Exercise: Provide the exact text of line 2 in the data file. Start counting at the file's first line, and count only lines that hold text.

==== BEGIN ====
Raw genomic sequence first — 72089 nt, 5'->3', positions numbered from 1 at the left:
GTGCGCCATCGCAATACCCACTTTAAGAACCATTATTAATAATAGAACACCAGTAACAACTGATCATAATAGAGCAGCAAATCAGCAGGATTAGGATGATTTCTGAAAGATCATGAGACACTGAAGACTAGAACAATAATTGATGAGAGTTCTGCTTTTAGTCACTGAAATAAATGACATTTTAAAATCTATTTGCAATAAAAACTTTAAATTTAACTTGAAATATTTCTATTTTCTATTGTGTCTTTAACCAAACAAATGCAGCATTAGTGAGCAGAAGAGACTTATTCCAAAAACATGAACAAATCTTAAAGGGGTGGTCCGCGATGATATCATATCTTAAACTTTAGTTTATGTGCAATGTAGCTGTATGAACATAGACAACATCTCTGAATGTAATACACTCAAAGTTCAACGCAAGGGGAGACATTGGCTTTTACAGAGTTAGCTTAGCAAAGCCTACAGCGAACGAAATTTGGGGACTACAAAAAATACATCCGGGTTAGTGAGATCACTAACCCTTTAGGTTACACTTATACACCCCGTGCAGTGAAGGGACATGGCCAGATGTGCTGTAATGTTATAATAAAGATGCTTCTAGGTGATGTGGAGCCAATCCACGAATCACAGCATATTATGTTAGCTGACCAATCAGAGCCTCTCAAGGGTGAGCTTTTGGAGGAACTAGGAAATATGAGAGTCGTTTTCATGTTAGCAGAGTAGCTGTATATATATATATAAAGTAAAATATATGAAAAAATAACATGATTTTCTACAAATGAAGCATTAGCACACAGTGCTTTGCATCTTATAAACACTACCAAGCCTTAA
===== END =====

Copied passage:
GTGCGCCATCGCAATACCCACTTTAAGAACCATTATTAATAATAGAACACCAGTAACAACTGATCATAATAGAGCAGCAAATCAGCAGGATTAGGATGATTTCTGAAAGATCATGAGACACTGAAGACTAGAACAATAATTGATGAGAGTTCTGCTTTTAGTCACTGAAATAAATGACATTTTAAAATCTATTTGCAATAAAAACTTTAAATTTAACTTGAAATATTTCTATTTTCTATTGTGTCTTTAACCAAACAAATGCAGCATTAGTGAGCAGAAGAGACTTATTCCAAAAACATGAACAAATCTTAAAGGGGTGGTCCGCGATGATATCATATCTTAAACTTTAGTTTATGTGCAATGTAGCTGTATGAACATAGACAACATCTCTGAATGTAATACACTCAAAGTTCAACGCAAGGGGAGACATTGGCTTTTACAGAGTTAGCTTAGCAAAGCCTACAGCGAACGAAATTTGGGGACTACAAAAAATACATCCGGGTTAGTGAGATCACTAACCCTTTAGGTTACACTTATACACCCCGTGCAGTGAAGGGACATGGCCAGATGTGCTGTAATGTTATAATAAAGATGCTTCTAGGTGATGTGGAGCCAATCCACGAATCACAGCATATTATGTTAGCTGACCAATCAGAGCCTCTCAAGGGTGAGCTTTTGGAGGAACTAGGAAATATGAGAGTCGTTTTCATGTTAGCAGAGTAGCTGTATATATATATATAAAGTAAAATATATGAAAAAATAACATGATTTTCTACAAATGAAGCATTAGCACACAGTGCTTTGCATCTTATAAACACTACCAAGCCTTAA